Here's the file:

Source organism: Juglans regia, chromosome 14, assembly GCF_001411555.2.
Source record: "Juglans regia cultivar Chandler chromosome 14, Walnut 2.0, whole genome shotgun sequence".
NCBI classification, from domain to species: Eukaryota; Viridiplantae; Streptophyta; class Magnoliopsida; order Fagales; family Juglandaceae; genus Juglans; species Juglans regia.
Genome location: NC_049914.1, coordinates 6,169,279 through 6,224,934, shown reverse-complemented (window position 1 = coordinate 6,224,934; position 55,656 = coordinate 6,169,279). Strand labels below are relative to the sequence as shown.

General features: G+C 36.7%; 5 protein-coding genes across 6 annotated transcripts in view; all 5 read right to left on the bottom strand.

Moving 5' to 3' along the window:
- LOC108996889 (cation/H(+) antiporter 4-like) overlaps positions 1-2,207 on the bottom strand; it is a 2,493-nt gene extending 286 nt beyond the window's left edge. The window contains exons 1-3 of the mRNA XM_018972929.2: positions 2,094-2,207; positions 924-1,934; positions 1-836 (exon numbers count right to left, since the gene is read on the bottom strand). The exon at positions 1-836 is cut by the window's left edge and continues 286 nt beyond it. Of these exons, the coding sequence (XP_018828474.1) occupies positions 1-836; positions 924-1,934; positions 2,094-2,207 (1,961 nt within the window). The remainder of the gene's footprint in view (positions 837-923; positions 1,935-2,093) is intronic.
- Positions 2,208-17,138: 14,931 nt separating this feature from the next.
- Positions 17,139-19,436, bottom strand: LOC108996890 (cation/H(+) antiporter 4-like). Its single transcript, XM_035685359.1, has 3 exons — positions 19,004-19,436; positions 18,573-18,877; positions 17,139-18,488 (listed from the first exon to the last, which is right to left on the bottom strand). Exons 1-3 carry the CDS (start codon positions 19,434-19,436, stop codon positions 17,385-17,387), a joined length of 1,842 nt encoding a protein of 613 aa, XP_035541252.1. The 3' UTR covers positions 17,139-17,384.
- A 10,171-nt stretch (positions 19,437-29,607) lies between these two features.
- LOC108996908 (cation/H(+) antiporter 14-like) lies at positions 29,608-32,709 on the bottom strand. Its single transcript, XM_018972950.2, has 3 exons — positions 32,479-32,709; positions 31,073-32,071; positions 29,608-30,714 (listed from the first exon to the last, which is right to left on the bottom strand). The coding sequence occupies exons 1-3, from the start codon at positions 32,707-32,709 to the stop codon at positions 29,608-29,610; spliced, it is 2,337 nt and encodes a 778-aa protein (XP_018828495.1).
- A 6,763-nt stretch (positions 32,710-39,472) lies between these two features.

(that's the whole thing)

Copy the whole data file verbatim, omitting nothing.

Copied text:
Source organism: Juglans regia, chromosome 14, assembly GCF_001411555.2.
Source record: "Juglans regia cultivar Chandler chromosome 14, Walnut 2.0, whole genome shotgun sequence".
NCBI classification, from domain to species: Eukaryota; Viridiplantae; Streptophyta; class Magnoliopsida; order Fagales; family Juglandaceae; genus Juglans; species Juglans regia.
Genome location: NC_049914.1, coordinates 6,169,279 through 6,224,934, shown reverse-complemented (window position 1 = coordinate 6,224,934; position 55,656 = coordinate 6,169,279). Strand labels below are relative to the sequence as shown.

General features: G+C 36.7%; 5 protein-coding genes across 6 annotated transcripts in view; all 5 read right to left on the bottom strand.

Moving 5' to 3' along the window:
- LOC108996889 (cation/H(+) antiporter 4-like) overlaps positions 1-2,207 on the bottom strand; it is a 2,493-nt gene extending 286 nt beyond the window's left edge. The window contains exons 1-3 of the mRNA XM_018972929.2: positions 2,094-2,207; positions 924-1,934; positions 1-836 (exon numbers count right to left, since the gene is read on the bottom strand). The exon at positions 1-836 is cut by the window's left edge and continues 286 nt beyond it. Of these exons, the coding sequence (XP_018828474.1) occupies positions 1-836; positions 924-1,934; positions 2,094-2,207 (1,961 nt within the window). The remainder of the gene's footprint in view (positions 837-923; positions 1,935-2,093) is intronic.
- Positions 2,208-17,138: 14,931 nt separating this feature from the next.
- Positions 17,139-19,436, bottom strand: LOC108996890 (cation/H(+) antiporter 4-like). Its single transcript, XM_035685359.1, has 3 exons — positions 19,004-19,436; positions 18,573-18,877; positions 17,139-18,488 (listed from the first exon to the last, which is right to left on the bottom strand). Exons 1-3 carry the CDS (start codon positions 19,434-19,436, stop codon positions 17,385-17,387), a joined length of 1,842 nt encoding a protein of 613 aa, XP_035541252.1. The 3' UTR covers positions 17,139-17,384.
- A 10,171-nt stretch (positions 19,437-29,607) lies between these two features.
- LOC108996908 (cation/H(+) antiporter 14-like) lies at positions 29,608-32,709 on the bottom strand. Its single transcript, XM_018972950.2, has 3 exons — positions 32,479-32,709; positions 31,073-32,071; positions 29,608-30,714 (listed from the first exon to the last, which is right to left on the bottom strand). The coding sequence occupies exons 1-3, from the start codon at positions 32,707-32,709 to the stop codon at positions 29,608-29,610; spliced, it is 2,337 nt and encodes a 778-aa protein (XP_018828495.1).
- A 6,763-nt stretch (positions 32,710-39,472) lies between these two features.